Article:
Large numbers of donors sign-up through face-to-face fundraising each year in Australia, however its methods often lead to polarised views. Alex Green examines the issues around its growth..
Large numbers of donors sign-up through face-to-face fundraising each year in Australia, however its methods often lead to polarised views. Alex Green examines the issues around its growth.
Face-to-face (F2F) fundraising has existed in Australia for about eight years, and in that short space it has had a huge impact for many of the charities that have taken it up.
F2F is the process of recruiting monthly pledge donors via direct dialogue, usually on the street and through professional agencies.
F2F now accounts for the majority of donor acquisition budgets at many of the 40 or so charities doing it. Gregor Drugowitsch, a director of F2F agency Cornucopia, estimates that Australian charities are recruiting 150,000 – 200,000 new donors annually through F2F.
Some of the charities currently or recently engaged in F2F include: WWF, Amnesty International, Cancer Council, World Vision, the Salvos, Oxfam and CCF.
The recent and rapid rise in F2F can be explained by: Its success in recruiting donors, especially younger people. The attractiveness to charities of securing regular monthly donations. Increasing comfort with electronic funds transfer. Improved retention rates due to new communications technology (email and SMS). Strong marketing by F2F agencies. The snowball effect – charities witnessing the success of others trying F2F and adopting it themselves.
Helen Wright, direct marketing manager at Greenpeace Australia says that no other form of donor recruitment has worked as well for them.
“It fits our market, which is young, active people who are “in your face,” like our campaigns.”
Tracey Campbell, senior manager fundraising at WWF says they have found F2F is the only successful method of recruiting large numbers of monthly pledge donors. “F2F has basically replaced our direct mail acquisition, which we previously relied heavily on.”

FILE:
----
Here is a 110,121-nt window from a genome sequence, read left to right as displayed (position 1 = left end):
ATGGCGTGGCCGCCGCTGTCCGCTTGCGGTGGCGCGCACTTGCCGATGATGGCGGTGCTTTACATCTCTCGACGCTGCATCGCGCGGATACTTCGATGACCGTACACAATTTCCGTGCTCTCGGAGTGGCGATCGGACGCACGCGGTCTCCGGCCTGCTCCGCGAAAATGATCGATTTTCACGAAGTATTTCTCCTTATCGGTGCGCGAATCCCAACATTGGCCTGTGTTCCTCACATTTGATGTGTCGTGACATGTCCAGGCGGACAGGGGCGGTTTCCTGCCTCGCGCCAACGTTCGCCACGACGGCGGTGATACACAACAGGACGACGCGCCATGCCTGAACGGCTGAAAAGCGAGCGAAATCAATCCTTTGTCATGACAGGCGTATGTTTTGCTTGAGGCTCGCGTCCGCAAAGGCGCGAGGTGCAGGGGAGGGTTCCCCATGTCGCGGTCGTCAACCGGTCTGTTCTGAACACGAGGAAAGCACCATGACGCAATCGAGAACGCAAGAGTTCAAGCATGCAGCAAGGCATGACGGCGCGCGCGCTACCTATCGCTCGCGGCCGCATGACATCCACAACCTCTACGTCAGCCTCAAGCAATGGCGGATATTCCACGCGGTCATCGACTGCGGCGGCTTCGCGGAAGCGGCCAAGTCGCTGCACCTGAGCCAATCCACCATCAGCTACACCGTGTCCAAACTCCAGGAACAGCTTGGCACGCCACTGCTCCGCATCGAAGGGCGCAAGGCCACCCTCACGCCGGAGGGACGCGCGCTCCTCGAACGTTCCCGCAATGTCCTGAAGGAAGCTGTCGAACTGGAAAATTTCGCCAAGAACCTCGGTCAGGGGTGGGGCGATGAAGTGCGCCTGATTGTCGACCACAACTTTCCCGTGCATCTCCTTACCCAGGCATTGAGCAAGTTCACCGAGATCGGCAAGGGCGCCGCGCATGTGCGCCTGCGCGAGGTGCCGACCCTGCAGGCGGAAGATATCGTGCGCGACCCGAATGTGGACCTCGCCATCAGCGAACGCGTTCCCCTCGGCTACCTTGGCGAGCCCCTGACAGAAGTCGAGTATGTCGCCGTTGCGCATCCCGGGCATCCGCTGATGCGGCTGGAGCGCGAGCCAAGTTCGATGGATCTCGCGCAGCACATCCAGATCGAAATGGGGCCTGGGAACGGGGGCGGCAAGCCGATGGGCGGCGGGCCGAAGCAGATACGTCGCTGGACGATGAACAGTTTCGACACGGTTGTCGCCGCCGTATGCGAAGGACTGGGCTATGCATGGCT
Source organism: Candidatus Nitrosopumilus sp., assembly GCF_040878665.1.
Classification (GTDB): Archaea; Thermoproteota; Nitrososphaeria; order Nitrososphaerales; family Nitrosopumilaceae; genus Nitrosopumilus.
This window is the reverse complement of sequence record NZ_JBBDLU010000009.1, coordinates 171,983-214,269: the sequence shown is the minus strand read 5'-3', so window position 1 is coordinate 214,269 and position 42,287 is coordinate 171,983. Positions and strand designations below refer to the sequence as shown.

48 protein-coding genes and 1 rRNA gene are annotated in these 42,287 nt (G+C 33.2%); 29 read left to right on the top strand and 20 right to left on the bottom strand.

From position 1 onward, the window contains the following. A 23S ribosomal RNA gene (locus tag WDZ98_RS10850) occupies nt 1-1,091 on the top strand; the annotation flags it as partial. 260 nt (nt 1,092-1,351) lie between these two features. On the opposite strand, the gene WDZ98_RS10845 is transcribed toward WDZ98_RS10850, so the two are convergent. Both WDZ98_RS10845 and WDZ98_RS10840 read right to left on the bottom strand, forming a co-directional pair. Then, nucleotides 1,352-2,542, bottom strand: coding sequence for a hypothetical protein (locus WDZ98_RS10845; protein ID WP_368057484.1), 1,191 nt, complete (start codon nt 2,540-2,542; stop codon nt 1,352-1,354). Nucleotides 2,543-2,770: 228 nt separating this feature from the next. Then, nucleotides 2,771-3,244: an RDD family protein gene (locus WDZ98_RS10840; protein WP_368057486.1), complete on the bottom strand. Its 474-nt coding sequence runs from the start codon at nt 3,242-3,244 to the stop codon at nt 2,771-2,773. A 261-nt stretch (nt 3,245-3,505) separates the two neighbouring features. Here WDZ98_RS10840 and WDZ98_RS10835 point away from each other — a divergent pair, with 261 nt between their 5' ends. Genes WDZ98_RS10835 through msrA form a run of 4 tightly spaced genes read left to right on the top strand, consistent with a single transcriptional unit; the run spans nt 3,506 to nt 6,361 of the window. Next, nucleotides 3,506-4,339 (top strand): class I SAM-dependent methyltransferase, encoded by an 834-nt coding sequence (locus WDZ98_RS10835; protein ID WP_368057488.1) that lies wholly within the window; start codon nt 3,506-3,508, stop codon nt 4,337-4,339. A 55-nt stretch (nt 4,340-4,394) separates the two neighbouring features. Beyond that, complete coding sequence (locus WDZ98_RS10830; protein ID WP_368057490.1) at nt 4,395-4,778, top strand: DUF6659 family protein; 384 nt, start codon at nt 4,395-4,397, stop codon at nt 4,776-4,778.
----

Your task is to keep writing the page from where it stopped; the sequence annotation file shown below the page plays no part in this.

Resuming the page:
While F2F has achieved excellent results for some charities, it has also attracted some criticism, often based on personal perspectives rather than professional considerations.
Advocates are a public nuisance
“Advocates” is the label given to F2F solicitors, and some people do not appreciate their direct approach. Some people will always object to unsolicited approaches, whether it’s over the phone or through the mail, but how can charities survive without donor recruitment?
Research by Charity Monitors in the UK found that one third of people list F2F as their least favoured method of being approached for funds. However, the Public Fundraising Regulatory Authority (PFRA), the F2F regulatory body in the UK, says there is only one complaint for every 7000 interactions with potential donors.
Charities represented by backpacker sales people
Certainly many F2F advocates are visitors to Australia on a working holiday. As a “mystery shopper” I met six who were all polite, knowledgeable, well informed, enthusiastic, presentable and honest about the nature of their reimbursement. All were worthy ambassadors for their charities.
High up-front costs